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Ev1 30th November 2012 02:19 PM

Advice On Taxes & Accounting In My Small Business Revamp
Greetings! :imnew1:

I am new around here, but I am in need of some consultation and this community appears to have some helpful folks so here I am.

My father has operated a custom home decorating small business (faux finishing, and decorative painting) since 1995. He has had limited success and that is because he is NOT a business person, but an artist and creator at heart. His business has displayed many instances of success, but it is all about replicating that success and having a proper structure to back it, he has had issues with taxes etc for years because he lacks business skills and the willpower to keep proper books etc.

This is where I enter the picture.

While I had limited interest in my father's business for years, it took me getting out on my own and figuring out my strengths to realize I have an entrepreneurial spirit, and I am a pretty decent in sales, marketing, and general business ideas. Getting into a big retailer in a strict commission environment selling appliances, mattresses, and furniture gave me a great inner view into the workings of a relatively large company ( 1billion in gross sales).

It began to dawn on me that I have a large passion for art and design, and now armed with capable sales skills, and a penchant to learn everything business I have been working on his business revamp for several months, and we are ready to initialize my marketing plan and make some necessary purchases for the business.

I have generated a basic budget and balance sheet off of a pretty good template I found online and I have studied some book keeping methods, and feel confident in the upkeep and processing of the books. Where my questions lie in how I should structure the business in order to claim taxes in the most efficient method and how do I go about claiming taxes on the budget sheet in terms of calculating business tax.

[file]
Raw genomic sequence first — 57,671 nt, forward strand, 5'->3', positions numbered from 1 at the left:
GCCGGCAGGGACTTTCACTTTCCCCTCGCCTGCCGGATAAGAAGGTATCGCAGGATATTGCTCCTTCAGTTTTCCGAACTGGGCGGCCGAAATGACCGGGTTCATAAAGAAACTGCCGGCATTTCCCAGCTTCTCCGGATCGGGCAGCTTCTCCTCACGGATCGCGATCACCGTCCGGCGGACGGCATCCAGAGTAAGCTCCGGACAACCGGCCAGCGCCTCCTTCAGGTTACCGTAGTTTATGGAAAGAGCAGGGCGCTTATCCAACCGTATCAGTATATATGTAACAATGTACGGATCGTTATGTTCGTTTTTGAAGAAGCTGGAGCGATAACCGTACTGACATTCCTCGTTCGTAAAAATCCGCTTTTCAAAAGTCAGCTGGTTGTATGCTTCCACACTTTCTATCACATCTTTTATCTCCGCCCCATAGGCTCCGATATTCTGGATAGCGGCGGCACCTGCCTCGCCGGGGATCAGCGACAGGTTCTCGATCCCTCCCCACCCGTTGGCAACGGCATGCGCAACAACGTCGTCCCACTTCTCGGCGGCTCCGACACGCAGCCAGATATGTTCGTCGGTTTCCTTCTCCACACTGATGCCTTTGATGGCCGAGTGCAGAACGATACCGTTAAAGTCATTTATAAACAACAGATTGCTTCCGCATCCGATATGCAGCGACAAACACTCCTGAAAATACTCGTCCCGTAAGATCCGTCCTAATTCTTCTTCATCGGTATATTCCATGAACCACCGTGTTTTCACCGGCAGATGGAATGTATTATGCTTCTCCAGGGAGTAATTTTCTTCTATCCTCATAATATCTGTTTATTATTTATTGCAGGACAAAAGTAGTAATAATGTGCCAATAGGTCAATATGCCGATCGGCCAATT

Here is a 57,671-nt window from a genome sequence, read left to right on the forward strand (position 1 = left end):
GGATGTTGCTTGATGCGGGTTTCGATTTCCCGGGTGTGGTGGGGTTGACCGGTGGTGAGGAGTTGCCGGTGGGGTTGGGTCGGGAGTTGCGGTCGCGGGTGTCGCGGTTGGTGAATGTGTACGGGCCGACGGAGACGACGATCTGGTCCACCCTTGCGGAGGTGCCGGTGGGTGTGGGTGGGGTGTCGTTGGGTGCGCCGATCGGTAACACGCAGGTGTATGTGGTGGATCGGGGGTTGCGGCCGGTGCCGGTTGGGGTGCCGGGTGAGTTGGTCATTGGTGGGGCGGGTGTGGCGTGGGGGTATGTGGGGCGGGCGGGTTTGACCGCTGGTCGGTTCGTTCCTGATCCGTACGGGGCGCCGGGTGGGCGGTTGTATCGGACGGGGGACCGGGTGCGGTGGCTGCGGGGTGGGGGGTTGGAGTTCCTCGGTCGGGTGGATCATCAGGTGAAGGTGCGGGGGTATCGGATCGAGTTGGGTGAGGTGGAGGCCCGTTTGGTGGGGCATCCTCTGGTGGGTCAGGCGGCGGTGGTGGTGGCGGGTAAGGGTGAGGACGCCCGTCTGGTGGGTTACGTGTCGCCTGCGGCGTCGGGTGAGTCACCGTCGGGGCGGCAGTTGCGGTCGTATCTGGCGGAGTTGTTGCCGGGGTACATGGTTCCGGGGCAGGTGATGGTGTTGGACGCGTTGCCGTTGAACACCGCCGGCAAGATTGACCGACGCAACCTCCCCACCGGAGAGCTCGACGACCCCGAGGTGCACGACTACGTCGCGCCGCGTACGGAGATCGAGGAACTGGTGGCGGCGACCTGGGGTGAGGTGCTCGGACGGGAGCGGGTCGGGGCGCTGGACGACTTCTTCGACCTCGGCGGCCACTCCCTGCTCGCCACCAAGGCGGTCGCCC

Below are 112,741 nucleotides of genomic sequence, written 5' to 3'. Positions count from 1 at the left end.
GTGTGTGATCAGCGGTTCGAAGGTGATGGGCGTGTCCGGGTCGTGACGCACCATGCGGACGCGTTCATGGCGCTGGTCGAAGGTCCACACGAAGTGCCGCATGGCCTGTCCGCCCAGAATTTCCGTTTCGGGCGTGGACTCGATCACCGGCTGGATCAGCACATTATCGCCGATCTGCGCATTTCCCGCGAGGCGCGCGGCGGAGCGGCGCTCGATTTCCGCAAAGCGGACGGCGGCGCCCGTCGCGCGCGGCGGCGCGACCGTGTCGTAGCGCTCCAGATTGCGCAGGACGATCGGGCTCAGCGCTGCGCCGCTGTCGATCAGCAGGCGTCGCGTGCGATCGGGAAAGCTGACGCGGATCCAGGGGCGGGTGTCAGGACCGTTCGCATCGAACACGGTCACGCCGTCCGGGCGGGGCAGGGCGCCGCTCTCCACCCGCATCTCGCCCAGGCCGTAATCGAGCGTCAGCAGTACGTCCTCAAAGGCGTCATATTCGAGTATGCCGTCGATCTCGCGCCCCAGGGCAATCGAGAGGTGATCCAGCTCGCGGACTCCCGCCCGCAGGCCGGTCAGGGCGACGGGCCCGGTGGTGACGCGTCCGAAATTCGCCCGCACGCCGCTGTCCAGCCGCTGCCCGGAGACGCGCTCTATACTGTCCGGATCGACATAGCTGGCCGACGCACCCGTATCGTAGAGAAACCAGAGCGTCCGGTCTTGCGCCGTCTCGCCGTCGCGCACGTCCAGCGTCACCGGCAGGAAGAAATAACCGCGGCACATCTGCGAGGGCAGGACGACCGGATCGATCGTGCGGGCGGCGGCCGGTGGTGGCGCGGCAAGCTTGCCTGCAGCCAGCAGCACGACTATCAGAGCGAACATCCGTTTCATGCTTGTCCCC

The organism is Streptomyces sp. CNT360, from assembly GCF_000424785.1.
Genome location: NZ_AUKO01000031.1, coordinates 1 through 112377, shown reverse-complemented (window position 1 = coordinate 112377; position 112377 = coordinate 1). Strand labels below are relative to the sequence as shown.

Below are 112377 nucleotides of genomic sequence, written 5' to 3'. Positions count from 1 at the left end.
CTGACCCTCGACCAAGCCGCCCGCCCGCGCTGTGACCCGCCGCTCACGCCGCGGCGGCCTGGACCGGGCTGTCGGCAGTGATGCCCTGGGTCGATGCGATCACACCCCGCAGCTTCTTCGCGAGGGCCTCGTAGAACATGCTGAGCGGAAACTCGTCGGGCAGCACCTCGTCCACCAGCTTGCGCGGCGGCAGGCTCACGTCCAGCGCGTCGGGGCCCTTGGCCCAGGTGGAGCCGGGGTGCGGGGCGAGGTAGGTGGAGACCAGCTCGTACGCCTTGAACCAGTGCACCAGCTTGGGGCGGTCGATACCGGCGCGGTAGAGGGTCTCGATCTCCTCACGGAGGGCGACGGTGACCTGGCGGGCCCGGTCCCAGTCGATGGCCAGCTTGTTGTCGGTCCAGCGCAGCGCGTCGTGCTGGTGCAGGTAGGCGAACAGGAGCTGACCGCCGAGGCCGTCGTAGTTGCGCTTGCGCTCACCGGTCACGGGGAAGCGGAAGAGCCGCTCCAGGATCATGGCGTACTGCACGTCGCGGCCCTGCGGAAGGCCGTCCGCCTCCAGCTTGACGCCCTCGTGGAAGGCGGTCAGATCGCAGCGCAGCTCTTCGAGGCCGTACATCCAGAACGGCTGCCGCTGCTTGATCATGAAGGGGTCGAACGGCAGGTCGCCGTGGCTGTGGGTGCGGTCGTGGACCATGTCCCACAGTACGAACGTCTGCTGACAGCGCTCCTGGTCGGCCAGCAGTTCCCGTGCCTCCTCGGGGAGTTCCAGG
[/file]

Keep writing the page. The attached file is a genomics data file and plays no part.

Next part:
We are located in Ontario, Canada. We never plan on having a team larger than 7 employees probably maximum as we are a business that sells high quality in lesser quantity. We are able to produce enough at our asking prices to reward everyone involved rather handsomely and quality cannot be risked by hiring more people and churning out more production. Even if the leads allowed us to, it would be risky to expand operations beyond a tight knit core.

Should I be listed as a full partner and operate as a partnership, or should we restructure as an LLC?

Is there any small business software you would reccommend?

I am looking for general help from people with tax, accounting, and finance backgrounds to just help me clarify a sound method in keeping everything accurate and efficient. Your input is of high value to me and I thank you for your valuable knowledge in advance :)

Kind Regards,


Sum Bookkeeper 17th January 2013 02:35 PM

There are a lot of advantages to incorporating. Naming a couple, you can determine when you pay yourself, it allows for income splitting, there is limited liability. If you have an accountant, which you should, they can help you a lot with this.
Make sure you have an efficient bookkeeping system and that you do really have the time to keep on top of it. There are many software programs out there but they do tend to be more complicated than simple. Have you looked at outsourcing. It is less expensive and can really save you time.
I think sitting down with an accountant or a business consultant would really be beneficial as they can give you some clarity and direction that will be most beneficial for you and your business.

jgbreeden 21st January 2013 11:39 AM

Definitely create some kind of entity, whether an LLC or corp. Ask your accountant which is better for tax purpose for a company your size.

I like using an online service for payroll. Calculating payroll taxes stresses me out, so to me the processing fees are worth it just to have the tax handled, and they prepare all the W2 and other forms at end of year.

The most popular small business software is Quickbooks, and most accountants are familiar with it, so it is the easy answer, but not necessarily the best. You may want to use an online service for basic accounting (QB has an online version but I don't think it is as good as their desktop version). The challenge is finding and evaluating them, since there are so many choices. You might find something suited to your niche--do lots of googling.

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